Love the integration of the old map and the type face, just think there is a more suitable color combination for the City of Brotherly Love.

I like this a lot actually. The only gripe I have with it is the placement of “the”. Personally, I think it would be better left off entirely if possible. But other than that, I like it.

First, thanks David for featuring the logo–we’re quite proud of it. And thanks for the feedback, Stephen. To answer your questions/concerns, the blue was chosen for two main reasons:

One, the official colors of the city are actually blue and yellow (which you can see on the city flag). Though not an exact color match for the flag, we felt the blue we used not only reflected that, but also achieved one of the client’s main goals, which was “conveying a modern take on a history museum.”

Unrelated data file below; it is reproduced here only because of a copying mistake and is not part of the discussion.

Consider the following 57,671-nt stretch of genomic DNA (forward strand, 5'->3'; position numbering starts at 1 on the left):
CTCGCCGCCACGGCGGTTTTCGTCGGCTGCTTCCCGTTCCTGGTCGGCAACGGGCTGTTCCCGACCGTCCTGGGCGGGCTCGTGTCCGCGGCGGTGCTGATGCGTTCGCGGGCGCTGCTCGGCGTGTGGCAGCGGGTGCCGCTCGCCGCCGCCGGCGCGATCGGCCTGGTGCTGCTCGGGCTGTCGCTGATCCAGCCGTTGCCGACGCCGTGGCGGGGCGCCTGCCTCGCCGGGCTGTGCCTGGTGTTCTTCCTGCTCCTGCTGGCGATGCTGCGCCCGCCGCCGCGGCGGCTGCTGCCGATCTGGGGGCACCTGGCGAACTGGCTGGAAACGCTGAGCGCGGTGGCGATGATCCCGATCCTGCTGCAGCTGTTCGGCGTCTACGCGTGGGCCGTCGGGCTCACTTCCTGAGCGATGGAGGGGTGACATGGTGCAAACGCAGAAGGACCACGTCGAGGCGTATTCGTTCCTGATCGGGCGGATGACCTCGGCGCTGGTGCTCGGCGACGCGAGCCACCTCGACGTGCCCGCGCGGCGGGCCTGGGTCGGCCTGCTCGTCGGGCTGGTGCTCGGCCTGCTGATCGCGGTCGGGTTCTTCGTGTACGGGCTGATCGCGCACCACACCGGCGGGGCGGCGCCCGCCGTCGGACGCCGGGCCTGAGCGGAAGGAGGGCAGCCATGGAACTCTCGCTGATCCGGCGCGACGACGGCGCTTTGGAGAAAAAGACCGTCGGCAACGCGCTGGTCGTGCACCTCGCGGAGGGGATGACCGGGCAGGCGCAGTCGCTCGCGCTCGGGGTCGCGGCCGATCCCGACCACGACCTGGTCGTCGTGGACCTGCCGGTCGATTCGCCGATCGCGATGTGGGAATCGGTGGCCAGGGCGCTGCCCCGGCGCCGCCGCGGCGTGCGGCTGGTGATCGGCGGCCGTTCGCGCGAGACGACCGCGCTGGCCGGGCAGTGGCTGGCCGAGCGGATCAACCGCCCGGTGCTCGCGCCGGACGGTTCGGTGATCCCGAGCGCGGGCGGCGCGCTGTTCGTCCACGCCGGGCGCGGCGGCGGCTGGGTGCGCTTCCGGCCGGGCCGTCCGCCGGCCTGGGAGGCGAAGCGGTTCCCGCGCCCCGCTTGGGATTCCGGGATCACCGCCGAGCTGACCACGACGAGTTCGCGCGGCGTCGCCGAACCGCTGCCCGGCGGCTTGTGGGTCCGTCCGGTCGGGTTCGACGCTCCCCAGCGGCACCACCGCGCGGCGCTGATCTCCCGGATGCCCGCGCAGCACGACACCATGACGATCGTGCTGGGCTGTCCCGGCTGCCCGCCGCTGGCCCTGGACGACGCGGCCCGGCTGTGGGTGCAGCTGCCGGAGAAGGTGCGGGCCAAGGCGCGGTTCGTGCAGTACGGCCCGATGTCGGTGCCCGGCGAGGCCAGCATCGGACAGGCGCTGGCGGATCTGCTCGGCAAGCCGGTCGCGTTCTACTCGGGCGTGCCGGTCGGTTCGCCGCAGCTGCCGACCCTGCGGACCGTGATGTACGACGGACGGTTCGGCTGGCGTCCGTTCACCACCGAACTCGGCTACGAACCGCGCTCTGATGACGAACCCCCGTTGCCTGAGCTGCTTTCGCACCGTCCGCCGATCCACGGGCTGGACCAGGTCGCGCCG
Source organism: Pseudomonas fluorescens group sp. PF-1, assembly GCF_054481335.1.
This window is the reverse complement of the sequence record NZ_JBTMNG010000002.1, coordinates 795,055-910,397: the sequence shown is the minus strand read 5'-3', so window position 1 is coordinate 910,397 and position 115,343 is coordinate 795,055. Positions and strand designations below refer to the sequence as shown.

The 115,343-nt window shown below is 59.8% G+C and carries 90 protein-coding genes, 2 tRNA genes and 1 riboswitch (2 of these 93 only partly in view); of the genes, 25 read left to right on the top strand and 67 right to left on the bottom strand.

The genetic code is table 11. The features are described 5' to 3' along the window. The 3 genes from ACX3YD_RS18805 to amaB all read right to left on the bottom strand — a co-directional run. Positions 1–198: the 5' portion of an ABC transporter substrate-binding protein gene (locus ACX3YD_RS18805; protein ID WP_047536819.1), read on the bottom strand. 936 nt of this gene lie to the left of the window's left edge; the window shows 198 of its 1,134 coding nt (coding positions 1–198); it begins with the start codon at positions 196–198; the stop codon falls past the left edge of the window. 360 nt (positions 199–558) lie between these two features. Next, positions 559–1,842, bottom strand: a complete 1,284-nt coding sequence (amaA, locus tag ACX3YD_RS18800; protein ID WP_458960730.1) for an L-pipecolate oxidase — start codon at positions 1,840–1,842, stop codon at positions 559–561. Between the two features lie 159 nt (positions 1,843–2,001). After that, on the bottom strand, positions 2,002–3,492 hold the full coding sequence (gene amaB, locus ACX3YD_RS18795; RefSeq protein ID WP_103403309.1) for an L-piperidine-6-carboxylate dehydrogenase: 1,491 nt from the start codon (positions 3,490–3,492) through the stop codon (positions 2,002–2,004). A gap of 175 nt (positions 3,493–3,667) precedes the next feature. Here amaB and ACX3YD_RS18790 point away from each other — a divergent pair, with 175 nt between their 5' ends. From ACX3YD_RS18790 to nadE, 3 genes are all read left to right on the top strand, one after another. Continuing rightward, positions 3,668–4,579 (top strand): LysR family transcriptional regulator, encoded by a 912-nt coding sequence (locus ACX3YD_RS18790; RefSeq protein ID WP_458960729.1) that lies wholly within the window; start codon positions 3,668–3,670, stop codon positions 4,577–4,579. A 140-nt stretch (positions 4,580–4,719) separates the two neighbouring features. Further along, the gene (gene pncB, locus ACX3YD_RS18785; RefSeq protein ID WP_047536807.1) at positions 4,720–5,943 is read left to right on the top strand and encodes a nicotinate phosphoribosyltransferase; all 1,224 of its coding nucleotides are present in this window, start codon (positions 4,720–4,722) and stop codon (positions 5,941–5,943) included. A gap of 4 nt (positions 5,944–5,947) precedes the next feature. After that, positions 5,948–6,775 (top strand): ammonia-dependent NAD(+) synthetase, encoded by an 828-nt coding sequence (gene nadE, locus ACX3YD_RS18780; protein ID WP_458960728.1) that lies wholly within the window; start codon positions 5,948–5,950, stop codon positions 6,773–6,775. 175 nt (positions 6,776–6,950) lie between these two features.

Second, we looked at around 35 other Philly cultural institutions and museums, and the vast majority of their logos used some variation of the red/white/blue motif. Our client doesn’t have a massive budget, so they need simple ways of differentiating themselves from the city’s many other museums. Hope that provides some insight into our color choice.

I really love 160over90 but this typographic-grid-as-logo is now done to death surely?

I have no doubt that the overall branding will look magnificent but as a logo it’s the same thing the world has been seeing since the Happy Mondays in the late 80s http://1.bp.blogspot.com/_l4tX0u7U_YU/SS5j5FHcdBI/AAAAAAAAAMg/u3tJEVHWzwY/S1600-R/Happy+Mondays810_MainPicture.jpg (my first exposure to it).

It’s all just a bit convenient. {project name = 25 characters = 5 x 5 grid = logo). If it were 21 characters?

Maybe it’s just me but this is always something I sketch out right at the start of most logo projects, just for a look see. The fact the ‘sketch’ element has been included perhaps indicates the desperation to make this overdone typographic treatment look a bit different.